Chapter 2: Social and Local Development

Title: Changing family forms and their impact on agricultural production in Sub-Saharan Africa: lessons from Southern Africa


Abstract/Summary: Poverty, in particular rural poverty, has been widely identified as one of the world's greatest problems, affecting the majority of humankind. This has been especially so in the Third World where high rates of economic growth have brought few if any significant benefits to the poor. It may be because of this record that rural development has in recent decades become a major development issue. Most post-colonial Sub-Saharan African rural development efforts have tended to attribute falling agricultural productivity to technology. Production thus could be increased by the provision of new technology, in the form of knowledge and of capital goods, to peasant producers. The institutional milieu was taken as given, making the traditional production system based on the peasant family the central focus of the strategy. This peasant production organisation had, however, undergone significant changes as a result of changes in the structure and function of its basic unit, the peasant family. This paper seeks to trace changes in peasant family organisation and show how the new emergent family forms have worked against the noble goals of increased agricultural production. The paper will draw from census and other archival sources from the sub-continent.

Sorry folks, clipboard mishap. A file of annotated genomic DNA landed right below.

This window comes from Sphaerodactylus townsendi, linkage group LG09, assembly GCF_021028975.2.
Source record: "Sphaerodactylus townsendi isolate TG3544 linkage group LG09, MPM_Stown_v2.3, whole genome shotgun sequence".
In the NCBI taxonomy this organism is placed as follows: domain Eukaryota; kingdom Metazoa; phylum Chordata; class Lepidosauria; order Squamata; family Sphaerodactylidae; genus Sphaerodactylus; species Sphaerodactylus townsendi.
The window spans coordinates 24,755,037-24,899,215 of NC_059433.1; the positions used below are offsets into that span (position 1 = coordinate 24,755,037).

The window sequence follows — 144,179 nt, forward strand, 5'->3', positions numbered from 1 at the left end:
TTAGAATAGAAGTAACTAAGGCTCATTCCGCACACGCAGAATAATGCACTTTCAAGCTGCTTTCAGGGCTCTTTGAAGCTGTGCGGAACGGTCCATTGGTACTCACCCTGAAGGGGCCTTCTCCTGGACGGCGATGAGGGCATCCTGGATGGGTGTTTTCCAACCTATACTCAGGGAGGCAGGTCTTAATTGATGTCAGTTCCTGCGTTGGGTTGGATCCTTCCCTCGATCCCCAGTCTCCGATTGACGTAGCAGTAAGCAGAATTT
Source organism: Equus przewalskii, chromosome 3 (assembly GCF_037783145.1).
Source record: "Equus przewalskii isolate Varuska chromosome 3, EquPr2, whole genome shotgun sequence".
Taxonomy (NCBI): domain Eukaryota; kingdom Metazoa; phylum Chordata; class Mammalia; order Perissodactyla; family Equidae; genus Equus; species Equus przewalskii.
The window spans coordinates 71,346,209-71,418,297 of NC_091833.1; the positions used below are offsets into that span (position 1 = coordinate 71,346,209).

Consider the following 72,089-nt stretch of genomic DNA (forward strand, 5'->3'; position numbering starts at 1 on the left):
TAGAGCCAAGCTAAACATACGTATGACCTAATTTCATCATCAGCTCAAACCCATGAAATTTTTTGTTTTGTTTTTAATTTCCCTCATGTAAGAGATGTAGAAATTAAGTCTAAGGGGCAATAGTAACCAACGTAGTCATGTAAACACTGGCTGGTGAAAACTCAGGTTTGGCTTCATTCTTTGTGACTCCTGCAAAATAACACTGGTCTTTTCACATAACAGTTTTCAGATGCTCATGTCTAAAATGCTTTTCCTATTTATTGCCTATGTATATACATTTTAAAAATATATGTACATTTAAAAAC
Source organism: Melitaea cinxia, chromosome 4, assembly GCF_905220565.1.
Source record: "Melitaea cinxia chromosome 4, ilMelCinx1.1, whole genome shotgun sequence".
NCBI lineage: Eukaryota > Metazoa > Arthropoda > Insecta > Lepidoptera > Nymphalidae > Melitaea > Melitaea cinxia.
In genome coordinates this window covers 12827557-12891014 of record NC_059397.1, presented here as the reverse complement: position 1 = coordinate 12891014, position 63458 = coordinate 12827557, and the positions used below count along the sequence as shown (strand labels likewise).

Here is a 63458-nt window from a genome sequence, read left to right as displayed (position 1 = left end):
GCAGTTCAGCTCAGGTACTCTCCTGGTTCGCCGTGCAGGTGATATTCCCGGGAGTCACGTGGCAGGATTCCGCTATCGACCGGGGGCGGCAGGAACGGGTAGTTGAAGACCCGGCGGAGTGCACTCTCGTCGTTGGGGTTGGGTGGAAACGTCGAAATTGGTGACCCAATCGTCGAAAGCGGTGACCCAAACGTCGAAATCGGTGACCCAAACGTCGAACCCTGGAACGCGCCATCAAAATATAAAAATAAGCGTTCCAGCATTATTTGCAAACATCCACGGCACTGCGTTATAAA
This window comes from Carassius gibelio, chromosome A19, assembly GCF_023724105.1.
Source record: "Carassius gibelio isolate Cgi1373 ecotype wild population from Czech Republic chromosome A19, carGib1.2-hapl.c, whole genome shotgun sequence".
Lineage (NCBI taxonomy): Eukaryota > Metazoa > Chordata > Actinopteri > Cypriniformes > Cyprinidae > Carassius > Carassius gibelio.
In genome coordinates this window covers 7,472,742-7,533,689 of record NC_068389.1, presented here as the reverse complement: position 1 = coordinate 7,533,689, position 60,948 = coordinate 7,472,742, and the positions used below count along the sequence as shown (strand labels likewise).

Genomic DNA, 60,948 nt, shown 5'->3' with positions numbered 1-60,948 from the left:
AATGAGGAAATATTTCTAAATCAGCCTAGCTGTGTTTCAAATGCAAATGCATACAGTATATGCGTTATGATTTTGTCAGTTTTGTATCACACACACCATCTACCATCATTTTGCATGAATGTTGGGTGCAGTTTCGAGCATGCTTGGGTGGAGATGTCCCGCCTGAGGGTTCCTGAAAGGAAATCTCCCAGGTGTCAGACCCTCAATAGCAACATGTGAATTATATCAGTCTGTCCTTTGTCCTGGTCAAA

Order a copy of this article Order a copy of this article